Another entry in the short series on Winter’s Beauty, as tomorrow’s temperature might be positively Spring-like!
This image goes back to 2010, as I decided to take a little detour during my daily commute. The sky was doing beautiful things, and it came to me that there might be an opportunity at Rocky Pond in Boylston, MA, to get something worth shooting.
Luckily, I had my tripod with me, as I wound up shooting a series of 5 shots around a mid-level exposure to combine them into this HDR image. This allowed me to get the drama in the clouds clearly translated into the image.
I hope that you enjoy this cold shot!
Shot with a Canon EOS 1D Mk III and a EF 24-105mm f/4L IS II USM lens. The middle exposure settings were 1/30 second at f/22 at 160 ISO, and 4 additional shots were taken at -2, -1, +1 and +2 EV (Exposure Value). The images were processed in Photomatix Pro.
Winter is one of my favorite seasons, as it has this great ability to reduce the color palette of the world around us. Additionally, winter tends to quiet the environment, in which we find ourselves, particularly during or shortly after a fresh snow.
Thus, Winter is a great enabler for getting landscapes that are stark with a sense of being alone, no world intruding upon our moment in the space-time continuum. Such a moment I captured this week in this image. A Sun that is highly filtered by the gray sky, a grouping of trees and an expanse of snow covered field with a single set of tracks.
As we’re wrapping up the week, I figured it might be a good opportunity to look back a couple of years, when I took this photograph. Although I didn’t give it a title right away, I have come to call this image ‘Winter Revisited’; this sprang forth more from going back to this image again and again than anything in the subject matter, other than the obvious.
This shot was taken on February 7, 2014, at Rocky Pond in Boylston, Massachusetts; this is along one of the variants of my commute. I had pulled over, because I wanted to see what could be done with the sun’s warm glare off the ice, juxtaposed against the blue of the morning sky. Nothing really satisfied my desire to create something worthwhile, so I walked a bit along the edge of the pond.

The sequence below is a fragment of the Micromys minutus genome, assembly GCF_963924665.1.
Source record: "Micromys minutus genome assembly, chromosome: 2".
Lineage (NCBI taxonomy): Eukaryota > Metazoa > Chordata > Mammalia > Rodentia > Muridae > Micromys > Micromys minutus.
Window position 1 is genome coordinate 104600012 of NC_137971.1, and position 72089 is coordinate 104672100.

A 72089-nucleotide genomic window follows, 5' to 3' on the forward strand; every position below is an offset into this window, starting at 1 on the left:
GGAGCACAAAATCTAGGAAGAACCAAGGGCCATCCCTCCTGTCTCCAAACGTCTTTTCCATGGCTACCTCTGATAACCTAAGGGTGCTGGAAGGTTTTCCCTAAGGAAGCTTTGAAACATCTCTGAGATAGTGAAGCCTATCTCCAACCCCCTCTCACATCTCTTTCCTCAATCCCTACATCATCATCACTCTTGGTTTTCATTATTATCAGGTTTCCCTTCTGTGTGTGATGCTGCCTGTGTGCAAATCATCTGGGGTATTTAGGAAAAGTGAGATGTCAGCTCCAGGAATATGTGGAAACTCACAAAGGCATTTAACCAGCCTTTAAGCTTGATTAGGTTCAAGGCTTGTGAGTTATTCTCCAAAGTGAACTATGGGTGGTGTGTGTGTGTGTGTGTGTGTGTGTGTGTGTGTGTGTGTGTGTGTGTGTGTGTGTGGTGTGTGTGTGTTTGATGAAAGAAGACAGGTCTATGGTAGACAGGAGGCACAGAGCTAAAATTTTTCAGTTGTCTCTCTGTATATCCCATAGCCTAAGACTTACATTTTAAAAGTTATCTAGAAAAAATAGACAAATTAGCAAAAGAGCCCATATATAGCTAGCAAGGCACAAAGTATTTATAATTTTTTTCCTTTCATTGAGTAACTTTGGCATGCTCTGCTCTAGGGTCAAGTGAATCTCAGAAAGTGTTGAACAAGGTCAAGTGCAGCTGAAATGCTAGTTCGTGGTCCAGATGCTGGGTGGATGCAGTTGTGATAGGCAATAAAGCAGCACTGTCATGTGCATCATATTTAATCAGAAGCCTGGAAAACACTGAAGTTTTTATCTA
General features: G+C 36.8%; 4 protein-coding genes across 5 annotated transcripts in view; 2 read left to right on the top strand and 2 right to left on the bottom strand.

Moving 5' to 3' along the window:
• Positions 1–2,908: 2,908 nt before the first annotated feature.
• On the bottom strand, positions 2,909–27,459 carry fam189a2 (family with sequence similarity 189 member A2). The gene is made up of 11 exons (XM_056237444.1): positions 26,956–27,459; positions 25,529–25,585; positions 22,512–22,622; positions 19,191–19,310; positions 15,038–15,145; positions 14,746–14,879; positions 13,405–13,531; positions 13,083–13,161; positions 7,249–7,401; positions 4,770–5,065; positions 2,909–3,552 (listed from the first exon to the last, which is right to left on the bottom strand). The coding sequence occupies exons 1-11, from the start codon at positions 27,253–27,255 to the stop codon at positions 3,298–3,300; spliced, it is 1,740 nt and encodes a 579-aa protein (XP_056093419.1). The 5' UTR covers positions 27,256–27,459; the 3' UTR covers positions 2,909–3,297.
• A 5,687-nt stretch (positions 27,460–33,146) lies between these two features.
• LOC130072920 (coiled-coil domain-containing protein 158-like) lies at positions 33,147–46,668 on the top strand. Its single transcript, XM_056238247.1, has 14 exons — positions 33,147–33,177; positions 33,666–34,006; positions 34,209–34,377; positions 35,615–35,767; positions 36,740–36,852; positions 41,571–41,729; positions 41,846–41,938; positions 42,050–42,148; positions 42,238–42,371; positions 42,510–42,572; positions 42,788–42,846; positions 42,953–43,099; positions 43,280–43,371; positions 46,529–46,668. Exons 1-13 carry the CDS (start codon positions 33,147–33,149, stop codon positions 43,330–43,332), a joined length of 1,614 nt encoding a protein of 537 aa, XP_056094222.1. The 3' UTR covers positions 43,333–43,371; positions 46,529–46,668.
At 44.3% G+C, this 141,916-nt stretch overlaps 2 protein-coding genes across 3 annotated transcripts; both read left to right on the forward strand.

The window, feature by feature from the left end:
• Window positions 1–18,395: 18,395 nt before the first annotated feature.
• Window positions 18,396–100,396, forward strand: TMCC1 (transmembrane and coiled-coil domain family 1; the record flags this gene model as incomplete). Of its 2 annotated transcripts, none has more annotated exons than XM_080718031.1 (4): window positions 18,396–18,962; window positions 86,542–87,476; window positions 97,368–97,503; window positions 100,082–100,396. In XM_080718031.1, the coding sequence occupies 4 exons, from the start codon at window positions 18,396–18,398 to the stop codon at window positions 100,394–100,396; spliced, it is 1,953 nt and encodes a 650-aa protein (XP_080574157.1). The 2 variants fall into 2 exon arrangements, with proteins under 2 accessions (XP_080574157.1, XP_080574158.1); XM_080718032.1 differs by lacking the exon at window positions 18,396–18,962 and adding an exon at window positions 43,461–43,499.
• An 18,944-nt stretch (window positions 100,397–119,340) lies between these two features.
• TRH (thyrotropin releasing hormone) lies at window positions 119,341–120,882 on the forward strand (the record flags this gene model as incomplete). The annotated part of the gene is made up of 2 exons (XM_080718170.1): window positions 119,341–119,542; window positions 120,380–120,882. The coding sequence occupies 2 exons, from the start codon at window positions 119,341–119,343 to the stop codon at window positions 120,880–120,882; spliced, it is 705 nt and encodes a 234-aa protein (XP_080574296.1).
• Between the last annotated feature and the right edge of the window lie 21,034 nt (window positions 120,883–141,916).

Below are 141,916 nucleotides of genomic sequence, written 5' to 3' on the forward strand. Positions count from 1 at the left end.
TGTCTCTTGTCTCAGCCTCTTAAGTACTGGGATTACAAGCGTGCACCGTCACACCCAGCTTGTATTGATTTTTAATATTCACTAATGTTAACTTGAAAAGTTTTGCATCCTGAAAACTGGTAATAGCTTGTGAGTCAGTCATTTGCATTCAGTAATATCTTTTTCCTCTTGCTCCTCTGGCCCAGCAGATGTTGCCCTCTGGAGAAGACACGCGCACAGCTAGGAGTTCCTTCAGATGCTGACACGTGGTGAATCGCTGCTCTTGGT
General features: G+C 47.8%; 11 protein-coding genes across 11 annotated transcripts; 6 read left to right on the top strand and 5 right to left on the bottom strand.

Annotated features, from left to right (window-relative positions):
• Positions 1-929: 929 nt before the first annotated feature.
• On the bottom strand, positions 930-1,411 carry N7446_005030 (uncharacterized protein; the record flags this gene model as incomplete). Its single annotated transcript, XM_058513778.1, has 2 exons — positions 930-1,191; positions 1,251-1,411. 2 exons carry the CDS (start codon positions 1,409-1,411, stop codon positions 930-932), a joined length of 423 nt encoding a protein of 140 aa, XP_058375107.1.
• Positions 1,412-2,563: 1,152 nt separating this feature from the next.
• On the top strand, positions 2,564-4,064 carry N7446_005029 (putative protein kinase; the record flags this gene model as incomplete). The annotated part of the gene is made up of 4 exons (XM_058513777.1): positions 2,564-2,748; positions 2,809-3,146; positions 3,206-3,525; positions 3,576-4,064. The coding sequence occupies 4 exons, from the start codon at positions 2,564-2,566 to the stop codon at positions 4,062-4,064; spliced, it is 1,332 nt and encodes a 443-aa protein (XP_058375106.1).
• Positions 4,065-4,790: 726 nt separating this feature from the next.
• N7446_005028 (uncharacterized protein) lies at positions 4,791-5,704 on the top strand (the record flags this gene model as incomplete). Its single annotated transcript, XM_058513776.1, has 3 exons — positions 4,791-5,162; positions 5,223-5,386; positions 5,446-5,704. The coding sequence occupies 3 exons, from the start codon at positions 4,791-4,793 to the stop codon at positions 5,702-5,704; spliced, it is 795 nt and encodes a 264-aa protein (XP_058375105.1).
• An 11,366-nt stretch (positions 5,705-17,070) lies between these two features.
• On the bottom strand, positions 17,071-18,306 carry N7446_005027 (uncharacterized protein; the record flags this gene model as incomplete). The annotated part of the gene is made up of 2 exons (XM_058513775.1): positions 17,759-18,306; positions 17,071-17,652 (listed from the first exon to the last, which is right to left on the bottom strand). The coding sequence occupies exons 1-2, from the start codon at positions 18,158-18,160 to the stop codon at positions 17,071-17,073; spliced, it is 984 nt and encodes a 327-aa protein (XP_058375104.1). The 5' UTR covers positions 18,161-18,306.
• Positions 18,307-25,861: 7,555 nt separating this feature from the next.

That is when I noticed the frost still on this small brush and how the frost had grown into fractal patterns along the branches and twigs. Looking through the frosty brush toward the sun, the overhanging tree provided a nice bit of framing to the photo. All in all, I felt, and still feel, pretty good about the end result.
You’ll notice that a good percentage of my photography doesn’t adhere to the standard edict of keeping the sun in your back to properly light your subject. There are plenty of times when that is a good idea, but I find that allowing light to come from some more unconventional angles can provide dramatic images. Of course, for portrait photography it is not at all unusual to put the sun behind your subjects and use flash to light them; that provides for pleasing edge lighting (aka hair lighting) and full control of the light you put on their faces.
Using the sun to a similar effect in landscape images provides rather nice results, such as in this image, where the hoar frost gets to stand out rather than disappear.
This photo was taken with an iPhone 5S. With a minor bit of Photoshop work, I was able to enlarge the image for a large print with rather dramatic results. Thus far, I have printed it on 2’x2′ acrylic, which lifts the glow from the sun’s glare off the ice even more.
Hopefully you enjoyed this image, and, thank you for reading my ramblings!